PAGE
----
Alternatively, the arms may be unjointed. They may not fold for storage, or they may be sufficiently elastic that they bend around the housing for compact storage.
FIG. 1 is an elevational view with parts exposed of a hearing device of this invention in its open unfolded configuration ready for use.
FIG. 2 is a view similar to FIG. 1, showing the FIG. 1 device folded to its closed configuration wherein the elongated arm portions that support the earphones at their distal ends are folded into a closed position wherein the device is capable of storage within a small storage case of a size approximating that required for storing a set of eyeglasses.
FIG. 3 is an elevational view of another embodiment of the invention with unjointed arms in relaxed position.
FIG. 4 is an elevational view of the device of FIG. 3 with arms bent to the closed position.
FIG. 5 is an elevational view of the device of FIG. 3 in operation.
FIG. 6 is a schematic diagram of another embodiment of the invention capable of both IR and FM reception.
FIG. 7 is a perspective view of another embodiment of the invention with IR and FM and integral carrying case.
FIG. 8 is a plan view of the device of FIG. 7 open for use.
FIG. 9 is a sectional view taken through line 9--9 of FIG. 7.
FIG. 10 is a sectional view taken through line 10--10 of FIG. 7.
FIG. 11 is a perspective view of the device of FIG. 7 closed.
Referring now to FIGS. 1 and 2, a hearing device conforming to a preferred embodiment of this invention comprises a base housing (11) constructed and arranged to support electronic decoder means (102) shown in phantom, a volume control (12), a removable and replaceable power source (13) such as a battery pack or the like, and an infrared or FM radio receiver (14), of the type well known in the art, therewithin. Base housing (11) has top edge (410), a left side edge (15), a right side edge (16), a front wall (17) and a rear wall (18). Front wall (17) is apertured in front of a position occupied by infrared or FM radio receiver (14) so as to enable the latter to be exposed to a source of radiant energy (not shown). Housing (11) has an upper left corner portion (51), an upper right corner portion (52), a lower left corner portion (53) and a lower right corner portion (54).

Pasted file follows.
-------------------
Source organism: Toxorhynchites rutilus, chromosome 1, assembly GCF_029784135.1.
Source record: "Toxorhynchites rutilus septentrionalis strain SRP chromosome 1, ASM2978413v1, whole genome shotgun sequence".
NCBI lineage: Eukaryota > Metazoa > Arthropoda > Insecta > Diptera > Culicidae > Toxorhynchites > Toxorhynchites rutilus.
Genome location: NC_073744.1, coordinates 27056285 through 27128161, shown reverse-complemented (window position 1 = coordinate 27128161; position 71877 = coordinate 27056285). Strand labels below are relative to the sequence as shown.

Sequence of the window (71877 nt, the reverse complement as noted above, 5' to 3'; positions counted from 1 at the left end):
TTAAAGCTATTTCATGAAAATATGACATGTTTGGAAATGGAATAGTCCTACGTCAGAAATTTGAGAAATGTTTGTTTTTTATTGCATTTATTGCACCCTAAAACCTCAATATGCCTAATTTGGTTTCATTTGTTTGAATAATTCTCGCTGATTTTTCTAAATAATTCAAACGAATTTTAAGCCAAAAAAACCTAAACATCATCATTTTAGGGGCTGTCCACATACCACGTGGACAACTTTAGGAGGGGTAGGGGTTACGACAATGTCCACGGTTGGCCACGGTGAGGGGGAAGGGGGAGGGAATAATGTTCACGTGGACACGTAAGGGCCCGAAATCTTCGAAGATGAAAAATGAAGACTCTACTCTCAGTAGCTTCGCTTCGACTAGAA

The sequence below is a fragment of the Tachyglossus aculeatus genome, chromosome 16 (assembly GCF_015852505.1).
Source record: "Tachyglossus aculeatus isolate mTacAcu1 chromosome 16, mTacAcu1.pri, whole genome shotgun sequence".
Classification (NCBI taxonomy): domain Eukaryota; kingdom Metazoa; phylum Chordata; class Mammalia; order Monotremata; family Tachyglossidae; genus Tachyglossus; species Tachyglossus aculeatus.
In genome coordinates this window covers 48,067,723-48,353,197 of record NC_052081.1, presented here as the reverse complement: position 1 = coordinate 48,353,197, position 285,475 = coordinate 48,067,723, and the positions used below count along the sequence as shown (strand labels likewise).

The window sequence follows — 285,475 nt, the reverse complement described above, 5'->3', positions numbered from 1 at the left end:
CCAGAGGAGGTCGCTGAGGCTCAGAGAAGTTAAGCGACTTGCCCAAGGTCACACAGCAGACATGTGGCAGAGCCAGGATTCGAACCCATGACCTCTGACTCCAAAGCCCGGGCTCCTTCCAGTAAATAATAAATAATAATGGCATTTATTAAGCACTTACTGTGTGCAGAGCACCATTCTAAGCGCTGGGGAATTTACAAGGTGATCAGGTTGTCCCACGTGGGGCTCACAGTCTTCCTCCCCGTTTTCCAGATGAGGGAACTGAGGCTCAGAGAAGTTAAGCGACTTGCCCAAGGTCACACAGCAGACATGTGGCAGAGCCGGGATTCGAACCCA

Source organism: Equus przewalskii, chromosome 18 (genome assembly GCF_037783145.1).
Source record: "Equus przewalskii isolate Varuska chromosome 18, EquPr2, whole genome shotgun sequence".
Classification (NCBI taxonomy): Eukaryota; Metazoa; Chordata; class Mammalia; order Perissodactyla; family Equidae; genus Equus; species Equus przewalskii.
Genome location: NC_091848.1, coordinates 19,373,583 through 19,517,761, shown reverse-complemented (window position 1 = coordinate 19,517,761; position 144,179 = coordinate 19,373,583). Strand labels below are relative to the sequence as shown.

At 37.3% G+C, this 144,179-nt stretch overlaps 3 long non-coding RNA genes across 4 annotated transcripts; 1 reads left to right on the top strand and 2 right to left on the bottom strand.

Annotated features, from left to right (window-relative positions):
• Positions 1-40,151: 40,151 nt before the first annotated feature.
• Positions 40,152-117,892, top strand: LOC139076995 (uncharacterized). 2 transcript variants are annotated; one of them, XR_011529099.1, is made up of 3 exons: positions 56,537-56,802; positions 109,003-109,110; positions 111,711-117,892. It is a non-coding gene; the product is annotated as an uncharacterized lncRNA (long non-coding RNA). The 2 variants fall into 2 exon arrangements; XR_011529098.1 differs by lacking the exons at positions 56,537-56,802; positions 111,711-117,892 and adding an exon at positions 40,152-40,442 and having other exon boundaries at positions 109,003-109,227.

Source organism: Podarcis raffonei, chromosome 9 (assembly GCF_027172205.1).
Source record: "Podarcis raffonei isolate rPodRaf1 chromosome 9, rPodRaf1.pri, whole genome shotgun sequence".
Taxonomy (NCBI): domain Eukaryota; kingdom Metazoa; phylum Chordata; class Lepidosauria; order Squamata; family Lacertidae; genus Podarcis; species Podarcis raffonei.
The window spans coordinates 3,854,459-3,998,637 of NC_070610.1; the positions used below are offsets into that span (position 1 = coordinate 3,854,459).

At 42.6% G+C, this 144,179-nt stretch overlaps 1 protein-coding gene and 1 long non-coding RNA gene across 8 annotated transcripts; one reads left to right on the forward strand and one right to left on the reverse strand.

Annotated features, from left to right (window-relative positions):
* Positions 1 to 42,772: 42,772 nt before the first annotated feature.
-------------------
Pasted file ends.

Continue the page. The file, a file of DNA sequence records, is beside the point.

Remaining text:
The terms "left" and "right" refer to the orientation of the various elements of the illustrative device as seen by a person looking at the front side of a user. Consequently, when the device is worn by a user, each element of the device shown on the left side of the device in the drawing is carried to the right side of the user, and each element shown on the right side of the device in the drawing is carried to the left side of the user.
A left, jointed earphone extension arm (21) having a proximal end (22) and a distal end (23) is longitudinally apertured along its length to receive a pair of electroconductive wires (25), and is pivoted to the upper left corner portion (51) of base housing (11) at a proximal pivot (26). Extension arm (21) has a proximal portion (27) and a distal portion (28) pivoted to portion (27) at a distal pivot (29). In addition, an earphone (24) is fixed to distal end (23) of arm (21) to extend inward from distal end (23) into the right ear of a user.
The device is also provided with a right, jointed earphone extension arm (31) having a proximal end (32) corresponding to proximal end (22) of left extension arm (21), a distal end (33) corresponding to distal end (23), and is longitudinally apertured along its length to receive electroconductive wires (35) corresponding to wires (25). Right, jointed extension arm (31) is pivoted to upper right corner portion (52) of base housing (11) at a proximal pivot (36) corresponding to proximal pivot (26). Extension arm (31) has a proximal portion (37) pivoted to a distal portion (38) at a distal pivot (39). In addition, an earphone (34) extends inward toward earphone (24), so that both ears of a user are simultaneously engaged by earphones (24) and (34) when extension arms (21) and (31) are unfolded away from one another. Earphones (24) and (34) include earphone tips (124) and (134), shown in phantom.